While Poland is in the midst of its own pollution problem, these “sniffing” drones could feasibly be just as useful in cities like Los Angeles where smog is an egregious issue. The development of this technology will be interesting to watch, as it could play a role in the evolution of both emissions and aviation regulations.
A decrease in greenhouse gas emissions
When companies like Amazon and UPS began exploring the use of drones as delivery systems, there was a feeling that commerce as we know it could change dramatically. While that may end up proving true, drone delivery could also offer environmental benefits, namely a reduction in greenhouse gasses.
A recent study by the Lawrence Livermore National Laboratory concluded that using drones to deliver packages could cut down on carbon emissions. While drones are not completely harmless in terms of energy use, they’re a far cry from diesel delivery trucks, and the study noted that California in particular could see some stark differences:
- On average, a truck delivery of a package leads to roughly 1 kg of greenhouse gas emissions.
- In California, a drone delivery of that same package would create about 0.42 kg of greenhouse gas emissions.
For the Golden State, that would mean a 54 percent reduction in emitted greenhouse gasses. The technology and infrastructure are a work in progress for drone delivery, but there are promising signs that it could be a more environmentally-friendly option.
As the proliferation of drones in the U.S. continues, it will be interesting to see how their range of uses expands. With issues of the environment increasingly at the forefront of public discourse, drones may end up being called upon more and more as a greener option.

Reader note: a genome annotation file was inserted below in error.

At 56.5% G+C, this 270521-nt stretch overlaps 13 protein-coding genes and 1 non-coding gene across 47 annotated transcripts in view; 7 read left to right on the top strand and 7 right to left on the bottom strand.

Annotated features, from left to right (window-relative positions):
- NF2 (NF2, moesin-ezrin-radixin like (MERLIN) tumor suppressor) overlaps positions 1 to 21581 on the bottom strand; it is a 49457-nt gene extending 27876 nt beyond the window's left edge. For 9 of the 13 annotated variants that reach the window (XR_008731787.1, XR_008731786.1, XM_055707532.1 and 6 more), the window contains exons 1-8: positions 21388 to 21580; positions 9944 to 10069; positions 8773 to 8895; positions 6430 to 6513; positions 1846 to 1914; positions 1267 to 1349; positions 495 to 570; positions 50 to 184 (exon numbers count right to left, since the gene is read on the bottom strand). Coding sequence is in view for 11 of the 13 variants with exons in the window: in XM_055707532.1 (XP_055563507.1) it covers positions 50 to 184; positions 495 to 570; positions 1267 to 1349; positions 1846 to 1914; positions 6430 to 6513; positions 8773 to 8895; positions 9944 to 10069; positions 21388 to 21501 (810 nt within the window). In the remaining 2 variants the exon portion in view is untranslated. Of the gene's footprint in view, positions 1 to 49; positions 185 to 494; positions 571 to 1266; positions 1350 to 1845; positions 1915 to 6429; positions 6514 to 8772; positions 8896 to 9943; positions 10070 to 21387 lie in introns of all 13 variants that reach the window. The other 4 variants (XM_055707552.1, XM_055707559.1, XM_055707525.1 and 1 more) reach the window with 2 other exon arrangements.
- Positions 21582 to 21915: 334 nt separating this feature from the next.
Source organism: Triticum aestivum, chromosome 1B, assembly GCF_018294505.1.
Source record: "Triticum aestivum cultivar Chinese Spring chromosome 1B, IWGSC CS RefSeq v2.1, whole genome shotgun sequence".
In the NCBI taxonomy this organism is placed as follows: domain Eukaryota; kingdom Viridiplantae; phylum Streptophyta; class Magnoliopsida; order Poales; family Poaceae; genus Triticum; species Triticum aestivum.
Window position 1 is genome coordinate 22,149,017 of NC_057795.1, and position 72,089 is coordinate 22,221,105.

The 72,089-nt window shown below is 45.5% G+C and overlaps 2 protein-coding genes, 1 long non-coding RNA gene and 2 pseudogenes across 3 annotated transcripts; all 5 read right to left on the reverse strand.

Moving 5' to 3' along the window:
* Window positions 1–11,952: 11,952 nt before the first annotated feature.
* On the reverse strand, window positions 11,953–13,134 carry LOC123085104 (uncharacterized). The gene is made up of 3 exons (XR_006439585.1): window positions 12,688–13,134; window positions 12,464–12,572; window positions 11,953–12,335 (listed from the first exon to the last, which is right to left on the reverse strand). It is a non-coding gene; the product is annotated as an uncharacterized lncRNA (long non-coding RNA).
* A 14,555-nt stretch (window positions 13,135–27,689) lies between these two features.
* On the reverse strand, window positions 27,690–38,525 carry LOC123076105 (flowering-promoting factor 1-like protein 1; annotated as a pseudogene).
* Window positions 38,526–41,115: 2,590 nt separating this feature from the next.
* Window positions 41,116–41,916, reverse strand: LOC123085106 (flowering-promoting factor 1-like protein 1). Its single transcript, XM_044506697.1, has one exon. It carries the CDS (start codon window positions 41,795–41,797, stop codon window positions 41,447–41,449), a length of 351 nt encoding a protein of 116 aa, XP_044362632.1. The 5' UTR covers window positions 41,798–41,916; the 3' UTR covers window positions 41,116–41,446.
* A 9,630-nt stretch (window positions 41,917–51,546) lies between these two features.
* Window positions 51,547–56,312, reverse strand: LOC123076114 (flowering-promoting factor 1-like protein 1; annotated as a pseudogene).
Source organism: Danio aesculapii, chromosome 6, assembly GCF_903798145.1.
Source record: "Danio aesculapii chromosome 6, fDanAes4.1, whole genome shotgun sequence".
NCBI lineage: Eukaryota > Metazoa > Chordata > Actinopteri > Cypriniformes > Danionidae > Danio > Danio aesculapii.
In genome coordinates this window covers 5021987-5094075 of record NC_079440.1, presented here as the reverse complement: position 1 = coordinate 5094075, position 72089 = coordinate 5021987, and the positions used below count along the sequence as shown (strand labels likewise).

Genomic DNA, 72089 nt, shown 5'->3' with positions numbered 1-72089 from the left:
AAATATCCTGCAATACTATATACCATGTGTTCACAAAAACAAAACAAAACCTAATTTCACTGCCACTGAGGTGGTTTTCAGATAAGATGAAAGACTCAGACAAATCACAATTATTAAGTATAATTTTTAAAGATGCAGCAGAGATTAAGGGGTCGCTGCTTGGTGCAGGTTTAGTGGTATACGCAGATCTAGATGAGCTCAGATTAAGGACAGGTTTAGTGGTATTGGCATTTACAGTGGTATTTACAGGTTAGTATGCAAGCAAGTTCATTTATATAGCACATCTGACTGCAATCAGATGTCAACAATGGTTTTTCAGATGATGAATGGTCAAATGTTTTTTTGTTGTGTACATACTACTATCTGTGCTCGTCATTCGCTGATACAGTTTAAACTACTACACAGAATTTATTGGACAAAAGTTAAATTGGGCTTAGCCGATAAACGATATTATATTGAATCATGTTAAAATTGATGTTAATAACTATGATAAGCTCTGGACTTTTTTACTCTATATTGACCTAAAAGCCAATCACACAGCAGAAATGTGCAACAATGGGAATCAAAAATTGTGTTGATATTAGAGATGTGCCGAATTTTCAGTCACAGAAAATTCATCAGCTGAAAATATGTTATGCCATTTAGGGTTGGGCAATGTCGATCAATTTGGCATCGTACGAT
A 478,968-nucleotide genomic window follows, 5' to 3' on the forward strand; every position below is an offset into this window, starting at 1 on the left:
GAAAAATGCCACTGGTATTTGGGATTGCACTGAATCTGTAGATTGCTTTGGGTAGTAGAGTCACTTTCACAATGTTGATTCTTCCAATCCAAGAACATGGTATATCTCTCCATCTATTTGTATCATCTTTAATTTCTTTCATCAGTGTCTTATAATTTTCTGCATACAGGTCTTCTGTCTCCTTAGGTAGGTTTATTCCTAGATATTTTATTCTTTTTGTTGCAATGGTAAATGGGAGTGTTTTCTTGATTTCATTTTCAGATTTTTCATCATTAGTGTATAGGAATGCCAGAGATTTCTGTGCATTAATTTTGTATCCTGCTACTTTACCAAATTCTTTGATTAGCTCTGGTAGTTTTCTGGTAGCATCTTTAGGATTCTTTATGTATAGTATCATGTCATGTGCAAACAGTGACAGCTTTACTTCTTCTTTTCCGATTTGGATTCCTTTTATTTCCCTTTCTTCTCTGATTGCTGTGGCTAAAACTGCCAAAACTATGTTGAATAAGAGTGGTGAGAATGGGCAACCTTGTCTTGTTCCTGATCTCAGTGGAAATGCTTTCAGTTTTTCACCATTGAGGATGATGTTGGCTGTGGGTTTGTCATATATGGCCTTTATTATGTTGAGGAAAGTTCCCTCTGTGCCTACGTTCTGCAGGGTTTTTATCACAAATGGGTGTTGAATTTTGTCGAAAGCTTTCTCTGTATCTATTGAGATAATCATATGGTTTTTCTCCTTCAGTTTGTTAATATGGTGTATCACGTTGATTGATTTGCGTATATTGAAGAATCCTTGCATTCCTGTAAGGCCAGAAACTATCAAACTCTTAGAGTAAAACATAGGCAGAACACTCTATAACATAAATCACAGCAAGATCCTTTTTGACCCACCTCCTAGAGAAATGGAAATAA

Drone technology is advancing at such a rapid speed that existing laws can feel restrictive. However, understanding how current law works can protect users from legal issues.
In the U.S., the Federal Aviation Administration has a “line of sight rule,” which is important for anyone operating a drone to understand. This rule mandates that drone operators keep the unmanned aircraft within eye shot at all times.
Locally, California Civil Code Section 1708.8 forbids drone use to record another person via sound and/or video without their consent.
Recreational vs. commercial use
Recreational and commercial drones are both subject to the line of sight rule. However, the FAA regulations for recreational drones and commercial drones differ, and are typically more lax for recreational use.
For instance, there are no pilot requirements for operating a recreational drone, but commercial drone pilots must have a Remote Pilot Airman Certificate, be at least 16 years old and pass a Transportation Security Administration vetting process.
In both applications, drones must be registered if they weigh more than 0.55 lbs, but commercial drones are also subject to a pre-flight check for safe operating conditions.
Recreational drones must be five miles from airports if they aren’t providing advanced notification to airport and air traffic control. Commercial drones can only operate within Class G Airspace, which is all airspace below 14,500 feet and typically anything very near the ground (1,200 feet or less).
In regards to operating regulations, while all drones must yield right of way to manned aircraft, commercial drones are additionally not allowed to fly over humans or a moving vehicle, and must remain under 400 feet and fly at or below 100 mph.
Drone law is ever evolving, but following existing FAA rules and regulations can keep operators of any kind from facing unexpected legal issues.